Take a look at the beta version of dw.com. We're not done yet! Your opinion can help us make it better.
The IMF's managing director faces allegations that during her previous stint at the World Bank, she pressured staff to alter data to benefit China.
The International Monetary Fund (IMF) has said that it will decide "very soon" whether Managing Director Kristalina Georgieva will be allowed to keep her job.
The institution's executive board adjourned its meeting without taking a decision on Friday, saying that it would seek more information on allegations that she pressured World Bank staff to manipulate data to benefit China in her previous role.
The board said that it has made "significant progress" in its assessment of the case but agreed "to request more clarifying details with a view to very soon concluding its consideration of the matter."
Georgieva served as chief executive officer of the World Bank from January 2017 to September 2019, before taking the top job at the IMF, succeeding Christine Lagarde, who is now head of the European Central Bank.
The allegations of data-rigging come from a review conducted by the WillimerHale law firm.
It accused that Georgieva pressured World Bank economists to improve China's ranking in 2018.
At the time, Georgieva and other officials were trying to persuade China to support a boost in the World Bank's funding resources.
The accusations triggered calls for her to step down from her position at the IMF.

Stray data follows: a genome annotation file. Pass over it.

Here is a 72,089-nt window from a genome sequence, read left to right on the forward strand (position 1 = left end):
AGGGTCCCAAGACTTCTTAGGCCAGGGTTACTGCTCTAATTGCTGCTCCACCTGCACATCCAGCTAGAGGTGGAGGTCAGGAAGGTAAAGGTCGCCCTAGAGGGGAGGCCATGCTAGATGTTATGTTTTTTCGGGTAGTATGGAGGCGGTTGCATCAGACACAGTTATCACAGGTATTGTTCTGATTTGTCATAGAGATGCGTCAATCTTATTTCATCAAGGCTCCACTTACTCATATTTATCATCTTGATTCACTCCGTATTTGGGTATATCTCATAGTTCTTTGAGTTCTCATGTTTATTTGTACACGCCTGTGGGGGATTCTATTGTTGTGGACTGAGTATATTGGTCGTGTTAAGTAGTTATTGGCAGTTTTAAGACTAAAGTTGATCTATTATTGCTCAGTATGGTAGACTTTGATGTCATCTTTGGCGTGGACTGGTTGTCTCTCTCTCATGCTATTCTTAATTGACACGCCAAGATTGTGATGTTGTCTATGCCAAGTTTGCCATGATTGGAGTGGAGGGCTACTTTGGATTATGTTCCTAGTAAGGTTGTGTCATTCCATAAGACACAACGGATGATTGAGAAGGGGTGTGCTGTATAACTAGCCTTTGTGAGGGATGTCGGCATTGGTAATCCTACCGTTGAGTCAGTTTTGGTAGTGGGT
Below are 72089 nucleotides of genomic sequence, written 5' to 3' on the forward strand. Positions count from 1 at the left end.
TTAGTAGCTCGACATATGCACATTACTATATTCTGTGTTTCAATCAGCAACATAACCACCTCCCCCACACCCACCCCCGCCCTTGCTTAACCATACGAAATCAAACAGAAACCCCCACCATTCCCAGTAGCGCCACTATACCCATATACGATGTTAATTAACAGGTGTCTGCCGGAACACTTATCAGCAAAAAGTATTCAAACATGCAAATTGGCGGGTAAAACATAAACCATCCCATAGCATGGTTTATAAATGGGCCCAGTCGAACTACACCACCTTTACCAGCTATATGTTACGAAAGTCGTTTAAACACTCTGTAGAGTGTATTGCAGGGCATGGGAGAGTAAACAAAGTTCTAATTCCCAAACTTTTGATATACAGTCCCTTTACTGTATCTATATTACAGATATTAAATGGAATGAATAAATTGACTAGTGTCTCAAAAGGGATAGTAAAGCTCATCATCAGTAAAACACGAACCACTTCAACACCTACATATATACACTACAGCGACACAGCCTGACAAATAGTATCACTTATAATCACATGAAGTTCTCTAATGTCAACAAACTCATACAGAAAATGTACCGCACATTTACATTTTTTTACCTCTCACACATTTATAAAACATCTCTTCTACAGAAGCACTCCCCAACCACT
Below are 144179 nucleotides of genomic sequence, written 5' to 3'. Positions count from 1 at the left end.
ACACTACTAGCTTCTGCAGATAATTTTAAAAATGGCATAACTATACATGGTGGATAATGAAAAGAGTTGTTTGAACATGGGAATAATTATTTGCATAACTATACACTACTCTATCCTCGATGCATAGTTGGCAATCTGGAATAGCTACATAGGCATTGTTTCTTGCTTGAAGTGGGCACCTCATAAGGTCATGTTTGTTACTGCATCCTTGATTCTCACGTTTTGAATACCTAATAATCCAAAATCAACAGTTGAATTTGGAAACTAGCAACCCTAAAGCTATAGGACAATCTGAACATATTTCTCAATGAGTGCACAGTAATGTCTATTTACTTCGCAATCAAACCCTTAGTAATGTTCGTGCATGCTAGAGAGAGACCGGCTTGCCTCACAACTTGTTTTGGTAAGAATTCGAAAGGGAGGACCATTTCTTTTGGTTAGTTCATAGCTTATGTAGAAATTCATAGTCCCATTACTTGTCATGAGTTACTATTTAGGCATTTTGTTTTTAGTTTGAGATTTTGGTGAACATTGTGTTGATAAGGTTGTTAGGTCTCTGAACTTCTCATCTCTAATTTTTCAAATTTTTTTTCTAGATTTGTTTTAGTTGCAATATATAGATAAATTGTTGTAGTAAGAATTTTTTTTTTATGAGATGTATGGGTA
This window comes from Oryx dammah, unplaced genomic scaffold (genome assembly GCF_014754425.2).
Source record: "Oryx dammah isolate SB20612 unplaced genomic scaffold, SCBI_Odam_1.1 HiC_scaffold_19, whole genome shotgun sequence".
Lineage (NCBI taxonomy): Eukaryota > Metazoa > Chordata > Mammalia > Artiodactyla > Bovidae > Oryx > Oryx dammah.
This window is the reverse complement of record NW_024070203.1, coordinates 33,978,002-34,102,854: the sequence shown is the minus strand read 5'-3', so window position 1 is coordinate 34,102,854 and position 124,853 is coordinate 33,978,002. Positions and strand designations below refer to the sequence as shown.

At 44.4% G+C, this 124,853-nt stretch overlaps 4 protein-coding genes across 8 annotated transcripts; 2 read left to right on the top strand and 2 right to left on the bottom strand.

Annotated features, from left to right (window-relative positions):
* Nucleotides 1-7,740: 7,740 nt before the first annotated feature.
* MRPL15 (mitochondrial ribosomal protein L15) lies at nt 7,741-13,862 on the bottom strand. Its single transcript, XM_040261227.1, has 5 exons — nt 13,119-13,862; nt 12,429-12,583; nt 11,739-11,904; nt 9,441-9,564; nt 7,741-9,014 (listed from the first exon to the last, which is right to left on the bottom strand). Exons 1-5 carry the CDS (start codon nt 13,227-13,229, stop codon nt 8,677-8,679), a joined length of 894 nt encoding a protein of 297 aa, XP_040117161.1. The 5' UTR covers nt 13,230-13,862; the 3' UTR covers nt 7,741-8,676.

Georgieva, however, has denied any wrongdoing and called the accusations "outrageous and untrue" and said some of her statements were taken out of context by WilmerHale.
In a statement she presented to the IMF board, Georgieva said: "The WilmerHale report does not characterize my actions with respect to Doing Business 2018, nor does it accurately portray my character or the way that I have conducted myself over a long professional career.''
After the law firm unveiled its report, the World Bank decided to discontinue issuing its annual Doing Business report
At Friday's meeting, some European governments backed the Bulgarian economist to remain IMF chief, reported Reuters.
China has so far not commented on the findings of the report.
Meanwhile, the United States, which has the largest voting share on the Washington-based crisis lender's board, declined to comment after Friday's meeting.
Treasury spokesperson Alexandra LaManna said earlier this week that the department has "pushed for a thorough and fair accounting of all the facts" in the ongoing review. "Our primary responsibility is to uphold the integrity of international financial institutions," she said.
It was not immediately clear if the board would meet again before the start of next week's meetings of the IMF and World Bank.
sri/rt (Reuters, AFP, AP)